A new generation probiotic candidate targeting obesity identified

Scientists from the Catholic University of Louvain report that Dysosmobacter welbionisJ115Tis found in up to 70% of the healthy population, and this lower abundance correlates with higher BMI, fasting glucose levels, and higher HbA1c (glycated hemoglobin, a marker for the presence of of excess glucose in the blood) in obese people.

With these observations in mind, the researchers then supplemented high-fat diet lab mice with live foods. D. welbionisJ115Tand found that the bacteria partially protected these animals from metabolic disturbances and inflammation.

D. welbionis J115Tis a newly isolated human bacterium, very widespread in the general population and inversely associated with BMI, fasting blood sugar and HbA1c in overweight or obese subjects suffering from a metabolic syndrome ”, write the researchers in the journal Gut.

“The daily administration of life D. welbionis J115Tin mice for at least 6 weeks and up to 13 weeks blunted the metabolic disturbances induced by a high fat diet, by mechanisms independent of specific changes in the gut microbiota, but rather acting on the metabolism of white and brown adipose tissue.


The link between the gut microbiota and obesity was first reported by Jeffrey Gordon and his group at Washington University in St. Louis, who found that microbial populations in the gut were different between people. obese and lean people, and when obese people lost weight, their microflora returned to that seen in a lean person. This suggests that obesity has a microbial component (Nature, Vol. 444, pages 1022-1023, 1027-1031).

A 2013 article in Science(Vol. 341, No. 6150), also led by Professor Gordon, found that transplantation of gut bacteria from obese humans into germ-free mice resulted in greater weight gain and fat accumulation than mice given bacteria from the intestines of lean humans.

This has led many research groups to explore whether probiotics can help with weight management. A probiotic is defined as a “Living micro-organisms which, when administered in adequate amounts, confer a health benefit on the host”– FAO / WHO.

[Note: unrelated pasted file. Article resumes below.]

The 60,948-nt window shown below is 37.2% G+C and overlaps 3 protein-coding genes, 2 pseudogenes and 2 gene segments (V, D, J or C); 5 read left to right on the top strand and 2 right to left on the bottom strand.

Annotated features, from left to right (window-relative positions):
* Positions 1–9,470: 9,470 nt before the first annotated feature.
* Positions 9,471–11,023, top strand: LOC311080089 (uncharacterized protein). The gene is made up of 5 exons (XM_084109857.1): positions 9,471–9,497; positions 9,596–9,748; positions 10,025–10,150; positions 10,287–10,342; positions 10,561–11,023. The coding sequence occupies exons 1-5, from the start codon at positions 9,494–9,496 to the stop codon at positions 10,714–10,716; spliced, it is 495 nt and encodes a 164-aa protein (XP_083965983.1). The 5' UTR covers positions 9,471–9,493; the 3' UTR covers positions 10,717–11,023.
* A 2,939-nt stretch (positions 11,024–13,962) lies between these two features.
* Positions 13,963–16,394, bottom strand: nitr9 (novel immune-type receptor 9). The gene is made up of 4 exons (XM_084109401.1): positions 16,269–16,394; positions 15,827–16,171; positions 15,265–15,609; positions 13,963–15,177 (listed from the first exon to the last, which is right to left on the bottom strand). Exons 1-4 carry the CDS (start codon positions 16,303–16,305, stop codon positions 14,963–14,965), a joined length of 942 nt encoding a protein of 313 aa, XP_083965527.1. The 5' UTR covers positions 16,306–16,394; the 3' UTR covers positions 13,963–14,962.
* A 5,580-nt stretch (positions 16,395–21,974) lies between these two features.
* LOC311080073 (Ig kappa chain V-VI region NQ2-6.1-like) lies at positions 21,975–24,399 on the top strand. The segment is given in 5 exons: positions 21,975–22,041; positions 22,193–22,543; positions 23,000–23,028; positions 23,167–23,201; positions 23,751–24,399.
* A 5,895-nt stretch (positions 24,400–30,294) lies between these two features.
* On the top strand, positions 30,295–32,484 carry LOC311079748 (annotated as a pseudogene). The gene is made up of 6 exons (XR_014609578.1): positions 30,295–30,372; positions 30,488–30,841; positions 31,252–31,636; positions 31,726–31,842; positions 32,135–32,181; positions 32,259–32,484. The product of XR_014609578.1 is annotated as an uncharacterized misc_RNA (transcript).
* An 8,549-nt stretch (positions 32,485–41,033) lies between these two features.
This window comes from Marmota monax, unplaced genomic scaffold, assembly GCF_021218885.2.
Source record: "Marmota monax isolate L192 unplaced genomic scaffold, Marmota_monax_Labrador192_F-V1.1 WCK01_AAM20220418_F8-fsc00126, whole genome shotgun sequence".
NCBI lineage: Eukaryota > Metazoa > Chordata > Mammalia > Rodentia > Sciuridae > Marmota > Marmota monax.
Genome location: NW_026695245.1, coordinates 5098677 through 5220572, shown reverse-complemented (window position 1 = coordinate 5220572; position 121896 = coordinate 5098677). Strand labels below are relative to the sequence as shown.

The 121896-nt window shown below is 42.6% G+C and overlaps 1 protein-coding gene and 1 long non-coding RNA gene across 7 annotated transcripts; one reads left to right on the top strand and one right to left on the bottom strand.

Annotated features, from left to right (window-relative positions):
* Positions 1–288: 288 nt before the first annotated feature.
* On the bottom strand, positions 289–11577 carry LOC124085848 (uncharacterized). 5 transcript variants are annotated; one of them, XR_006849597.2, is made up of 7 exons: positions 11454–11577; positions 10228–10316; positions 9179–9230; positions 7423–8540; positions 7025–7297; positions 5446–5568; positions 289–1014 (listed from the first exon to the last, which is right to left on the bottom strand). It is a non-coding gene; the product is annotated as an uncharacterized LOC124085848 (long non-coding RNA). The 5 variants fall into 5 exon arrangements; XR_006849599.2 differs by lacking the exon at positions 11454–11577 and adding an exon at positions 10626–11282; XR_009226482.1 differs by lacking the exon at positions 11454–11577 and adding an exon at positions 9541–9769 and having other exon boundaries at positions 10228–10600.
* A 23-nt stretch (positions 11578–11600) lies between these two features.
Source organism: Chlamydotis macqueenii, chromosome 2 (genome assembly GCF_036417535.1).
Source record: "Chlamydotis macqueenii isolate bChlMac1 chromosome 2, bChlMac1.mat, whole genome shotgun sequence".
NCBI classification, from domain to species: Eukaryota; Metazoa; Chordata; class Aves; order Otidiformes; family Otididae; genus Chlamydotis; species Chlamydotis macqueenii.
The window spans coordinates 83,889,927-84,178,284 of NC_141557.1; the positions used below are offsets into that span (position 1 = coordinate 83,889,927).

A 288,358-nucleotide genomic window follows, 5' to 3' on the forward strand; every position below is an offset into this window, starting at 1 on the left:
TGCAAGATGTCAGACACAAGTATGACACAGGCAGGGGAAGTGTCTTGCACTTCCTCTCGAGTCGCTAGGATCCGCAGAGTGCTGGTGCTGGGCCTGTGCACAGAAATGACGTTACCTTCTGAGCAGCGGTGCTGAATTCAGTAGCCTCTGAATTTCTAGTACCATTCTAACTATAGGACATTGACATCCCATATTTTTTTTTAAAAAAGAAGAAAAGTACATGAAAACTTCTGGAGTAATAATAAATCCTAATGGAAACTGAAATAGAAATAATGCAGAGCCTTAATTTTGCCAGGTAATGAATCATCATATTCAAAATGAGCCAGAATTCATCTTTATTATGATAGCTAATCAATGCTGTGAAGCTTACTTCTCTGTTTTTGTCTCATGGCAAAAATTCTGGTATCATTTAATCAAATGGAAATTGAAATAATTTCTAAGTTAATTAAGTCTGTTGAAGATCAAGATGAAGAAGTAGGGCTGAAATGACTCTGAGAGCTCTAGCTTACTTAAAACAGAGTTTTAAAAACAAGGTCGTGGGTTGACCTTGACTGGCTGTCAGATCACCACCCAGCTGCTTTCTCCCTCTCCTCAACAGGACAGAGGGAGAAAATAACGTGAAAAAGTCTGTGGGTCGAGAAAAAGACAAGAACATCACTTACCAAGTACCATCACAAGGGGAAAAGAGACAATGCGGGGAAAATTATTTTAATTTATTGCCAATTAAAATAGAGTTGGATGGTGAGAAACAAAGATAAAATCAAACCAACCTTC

However, as the Leuven researchers noted, the vast majority of bacteria linked to obesity (positively or negatively) have never been cultivated.

The team, led by Professor Patrice Cani, first reported the discovery of D. welbionisJ115TIn 2020 in an article in International Journal of Systematic and Evolutionary Microbiology, Noting at the time that the bacterium is closely related to a species called Oscillospira Guillermondiiwhich has been constantly linked to thinness. However, O. Guillermondiihas not yet been cultivated.

Study details

For the new study, the researchers tested the presence and abundance of D. welbionisJ115Tin nearly 12,000 people at the Human Microbiome Project, the American Gut Project, the Flemish Gut Flora Project and Microbes4U.

This revealed that D. welbionisJ115Thas been detected in between 63% and 70% of the healthy population, and was negatively associated with BMI, fasting blood sugar, and HbA1c in obese people with metabolic syndrome.

Professor Cani and his colleagues were able to cultivate D. welbionisJ115Tand supplement the mice fed a high fat diet. Laboratory animals were given supplements of live bacteria, live but frozen bacteria, or dead bacteria (pasteurized).

The results indicated that both live forms of the bacteria reduced body weight and body fat gains in mice, but pasteurization “Completely abolished its beneficial effects”.